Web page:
Fraudsters send attractive offers through letters, e-mails, calls, SMS messages asking you to deposit money to participate in schemes that "sound too good to be true". Later, they withdraw the money and stop further communication.
Here is a list of the most common frauds:
- Contests and lotteries that you had not registered for, asking you to make a payment for receiving your prize
- Emails appearing to have been sent from large corporations, public institutions and regulatory bodies
- Phone calls or SMSes offering jobs that you had not applied for; intimations of gifts or inheritances supposed to originate from a foreign country, asking you for personal information
- High-yield investment plans and multi-level marketing schemes offering unealistic returns on investment; please checks the credentials of the person offering these
A Ponzi scheme attracts investors by offering guaranteed and unusually high returns, based on short-term and often complex investments. However, the underlying investments don’t exist. Returns are paid to the initial investors from the funds of subsequent investors, rather than from any actual profit earned. The perpetuation of the scheme requires a continued stream of money from new investors.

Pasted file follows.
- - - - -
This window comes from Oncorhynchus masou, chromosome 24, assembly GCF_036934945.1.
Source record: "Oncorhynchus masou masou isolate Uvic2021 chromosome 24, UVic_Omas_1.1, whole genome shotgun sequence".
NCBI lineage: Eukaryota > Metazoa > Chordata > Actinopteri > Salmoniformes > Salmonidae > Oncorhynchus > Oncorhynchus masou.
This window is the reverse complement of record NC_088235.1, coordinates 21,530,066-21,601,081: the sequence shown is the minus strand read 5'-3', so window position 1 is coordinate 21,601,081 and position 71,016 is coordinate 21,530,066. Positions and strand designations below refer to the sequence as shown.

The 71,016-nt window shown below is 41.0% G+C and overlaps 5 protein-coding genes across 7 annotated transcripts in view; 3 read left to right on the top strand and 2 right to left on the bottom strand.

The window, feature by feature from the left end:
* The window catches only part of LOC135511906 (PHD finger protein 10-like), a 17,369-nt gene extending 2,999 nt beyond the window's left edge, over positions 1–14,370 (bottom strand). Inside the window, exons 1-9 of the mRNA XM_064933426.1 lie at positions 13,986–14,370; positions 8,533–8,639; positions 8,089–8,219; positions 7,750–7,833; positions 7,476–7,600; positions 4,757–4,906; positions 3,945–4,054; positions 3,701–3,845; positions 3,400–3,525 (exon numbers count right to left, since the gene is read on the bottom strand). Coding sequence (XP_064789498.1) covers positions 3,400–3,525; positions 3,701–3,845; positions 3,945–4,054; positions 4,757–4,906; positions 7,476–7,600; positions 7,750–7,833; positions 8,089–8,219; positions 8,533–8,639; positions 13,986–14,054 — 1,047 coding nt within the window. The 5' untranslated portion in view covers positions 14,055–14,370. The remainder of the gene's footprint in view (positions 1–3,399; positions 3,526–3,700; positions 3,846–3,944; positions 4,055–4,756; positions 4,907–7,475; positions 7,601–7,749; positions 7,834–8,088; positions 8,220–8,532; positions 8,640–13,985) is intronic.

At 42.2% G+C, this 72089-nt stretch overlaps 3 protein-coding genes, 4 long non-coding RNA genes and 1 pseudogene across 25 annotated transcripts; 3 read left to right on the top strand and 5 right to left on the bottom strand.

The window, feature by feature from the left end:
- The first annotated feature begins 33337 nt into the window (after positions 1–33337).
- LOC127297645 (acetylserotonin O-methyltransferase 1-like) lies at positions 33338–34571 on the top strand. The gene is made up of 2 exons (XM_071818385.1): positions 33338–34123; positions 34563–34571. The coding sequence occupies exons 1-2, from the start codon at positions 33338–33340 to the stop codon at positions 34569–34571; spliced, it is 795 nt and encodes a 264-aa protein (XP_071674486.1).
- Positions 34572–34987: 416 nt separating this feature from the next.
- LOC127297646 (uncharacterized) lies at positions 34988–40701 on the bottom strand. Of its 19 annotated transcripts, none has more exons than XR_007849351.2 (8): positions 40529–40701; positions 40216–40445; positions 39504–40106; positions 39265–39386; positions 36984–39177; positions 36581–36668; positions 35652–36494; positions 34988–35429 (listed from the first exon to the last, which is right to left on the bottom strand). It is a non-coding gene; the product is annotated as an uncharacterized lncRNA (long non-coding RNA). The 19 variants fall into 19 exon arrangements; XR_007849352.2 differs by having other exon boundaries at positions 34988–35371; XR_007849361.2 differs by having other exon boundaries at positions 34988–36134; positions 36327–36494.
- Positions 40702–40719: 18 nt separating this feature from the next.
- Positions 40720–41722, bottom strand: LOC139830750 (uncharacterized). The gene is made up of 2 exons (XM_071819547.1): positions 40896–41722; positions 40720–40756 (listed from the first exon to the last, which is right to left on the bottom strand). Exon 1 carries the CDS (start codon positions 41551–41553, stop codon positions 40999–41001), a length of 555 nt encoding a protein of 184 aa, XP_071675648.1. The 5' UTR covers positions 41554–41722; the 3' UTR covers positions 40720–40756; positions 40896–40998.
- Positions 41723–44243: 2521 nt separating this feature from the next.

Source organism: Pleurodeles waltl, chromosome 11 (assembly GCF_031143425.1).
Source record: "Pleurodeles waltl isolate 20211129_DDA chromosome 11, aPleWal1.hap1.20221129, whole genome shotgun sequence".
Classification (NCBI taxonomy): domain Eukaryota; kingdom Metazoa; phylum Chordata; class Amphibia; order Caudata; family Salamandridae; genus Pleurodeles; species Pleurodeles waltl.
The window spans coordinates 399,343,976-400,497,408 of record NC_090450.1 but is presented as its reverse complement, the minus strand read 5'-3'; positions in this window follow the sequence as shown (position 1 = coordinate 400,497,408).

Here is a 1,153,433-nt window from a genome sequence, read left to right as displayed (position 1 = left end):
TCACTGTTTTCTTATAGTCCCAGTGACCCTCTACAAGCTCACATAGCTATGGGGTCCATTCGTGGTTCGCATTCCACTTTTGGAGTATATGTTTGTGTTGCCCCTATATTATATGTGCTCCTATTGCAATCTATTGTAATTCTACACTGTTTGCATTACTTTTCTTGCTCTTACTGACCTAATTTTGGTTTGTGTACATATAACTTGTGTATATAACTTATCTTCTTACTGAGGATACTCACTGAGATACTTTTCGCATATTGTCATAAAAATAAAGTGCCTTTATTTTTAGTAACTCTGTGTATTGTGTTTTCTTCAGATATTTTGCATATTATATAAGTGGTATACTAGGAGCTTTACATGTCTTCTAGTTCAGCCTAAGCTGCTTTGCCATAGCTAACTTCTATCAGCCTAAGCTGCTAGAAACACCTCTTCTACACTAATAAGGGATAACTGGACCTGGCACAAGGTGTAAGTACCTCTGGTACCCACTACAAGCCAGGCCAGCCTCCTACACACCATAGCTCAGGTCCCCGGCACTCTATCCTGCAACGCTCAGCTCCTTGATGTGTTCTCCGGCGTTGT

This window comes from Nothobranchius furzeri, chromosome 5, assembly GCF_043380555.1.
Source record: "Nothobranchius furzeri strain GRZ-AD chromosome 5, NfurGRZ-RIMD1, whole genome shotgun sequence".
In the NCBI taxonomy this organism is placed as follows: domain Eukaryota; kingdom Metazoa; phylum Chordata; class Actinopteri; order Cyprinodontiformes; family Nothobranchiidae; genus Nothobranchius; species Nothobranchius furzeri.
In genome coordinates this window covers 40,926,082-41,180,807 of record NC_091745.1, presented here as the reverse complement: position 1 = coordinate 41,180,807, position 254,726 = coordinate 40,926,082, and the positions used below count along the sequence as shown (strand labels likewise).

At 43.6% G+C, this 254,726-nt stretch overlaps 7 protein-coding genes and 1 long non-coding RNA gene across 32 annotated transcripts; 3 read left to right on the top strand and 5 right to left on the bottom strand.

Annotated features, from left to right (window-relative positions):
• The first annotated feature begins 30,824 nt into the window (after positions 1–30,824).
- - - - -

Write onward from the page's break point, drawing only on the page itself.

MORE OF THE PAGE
Tips to avoid a Ponzi scheme:
- Beware of claims of guaranteed investments with above average returns
- Ensure that you receive detailed written information to fully understand and assess the underlying investment details
- Assess the promoter of the investment and do your homework, i.e. background check, whether they are licensed to sell securities - if they claim they are exempt, check with the local regulator
- If you have already invested and you are pressured to reinvest your returns, or there is a disruption of services by the promoter, contact the local regulator
- Consult an unbiased third party—like an unconnected broker or licensed financial advisor—before investing
- Always deal with a SEBI registered or authorised intermediaries, only
- Although many investment transactions are conducted by phone or online, be cautious about investment companies without established premises or offices
- Do not respond to unsolicited e-mails about investments, job offers or any requests for personal information without independently verifying the contents of the e-mail or phone call
- Avoid investments you are uncomfortable with, or don't understand
- Be vary of "get-rich-quick" offers and "hot tips"— you may stand to lose much more than you'll gain.
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